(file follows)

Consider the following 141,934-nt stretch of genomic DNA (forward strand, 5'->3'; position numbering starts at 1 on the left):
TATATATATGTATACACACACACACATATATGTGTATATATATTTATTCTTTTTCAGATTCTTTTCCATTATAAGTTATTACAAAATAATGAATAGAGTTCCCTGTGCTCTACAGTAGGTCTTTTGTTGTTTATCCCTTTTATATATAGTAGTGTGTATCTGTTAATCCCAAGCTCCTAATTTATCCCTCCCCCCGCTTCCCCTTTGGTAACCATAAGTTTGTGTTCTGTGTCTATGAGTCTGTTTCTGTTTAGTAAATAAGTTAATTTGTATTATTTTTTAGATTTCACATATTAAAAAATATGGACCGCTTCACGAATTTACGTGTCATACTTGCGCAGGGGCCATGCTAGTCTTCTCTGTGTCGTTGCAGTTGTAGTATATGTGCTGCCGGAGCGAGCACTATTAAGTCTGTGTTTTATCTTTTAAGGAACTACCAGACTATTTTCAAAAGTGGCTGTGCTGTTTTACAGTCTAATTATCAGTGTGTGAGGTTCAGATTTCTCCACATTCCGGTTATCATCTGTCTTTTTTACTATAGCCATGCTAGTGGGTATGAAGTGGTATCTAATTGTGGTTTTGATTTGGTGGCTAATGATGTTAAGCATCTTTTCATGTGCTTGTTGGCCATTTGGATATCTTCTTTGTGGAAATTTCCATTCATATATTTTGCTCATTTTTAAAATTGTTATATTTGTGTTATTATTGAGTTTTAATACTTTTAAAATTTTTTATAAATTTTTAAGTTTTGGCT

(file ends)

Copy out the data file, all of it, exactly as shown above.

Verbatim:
Consider the following 141,934-nt stretch of genomic DNA (forward strand, 5'->3'; position numbering starts at 1 on the left):
TATATATATGTATACACACACACACATATATGTGTATATATATTTATTCTTTTTCAGATTCTTTTCCATTATAAGTTATTACAAAATAATGAATAGAGTTCCCTGTGCTCTACAGTAGGTCTTTTGTTGTTTATCCCTTTTATATATAGTAGTGTGTATCTGTTAATCCCAAGCTCCTAATTTATCCCTCCCCCCGCTTCCCCTTTGGTAACCATAAGTTTGTGTTCTGTGTCTATGAGTCTGTTTCTGTTTAGTAAATAAGTTAATTTGTATTATTTTTTAGATTTCACATATTAAAAAATATGGACCGCTTCACGAATTTACGTGTCATACTTGCGCAGGGGCCATGCTAGTCTTCTCTGTGTCGTTGCAGTTGTAGTATATGTGCTGCCGGAGCGAGCACTATTAAGTCTGTGTTTTATCTTTTAAGGAACTACCAGACTATTTTCAAAAGTGGCTGTGCTGTTTTACAGTCTAATTATCAGTGTGTGAGGTTCAGATTTCTCCACATTCCGGTTATCATCTGTCTTTTTTACTATAGCCATGCTAGTGGGTATGAAGTGGTATCTAATTGTGGTTTTGATTTGGTGGCTAATGATGTTAAGCATCTTTTCATGTGCTTGTTGGCCATTTGGATATCTTCTTTGTGGAAATTTCCATTCATATATTTTGCTCATTTTTAAAATTGTTATATTTGTGTTATTATTGAGTTTTAATACTTTTAAAATTTTTTATAAATTTTTAAGTTTTGGCT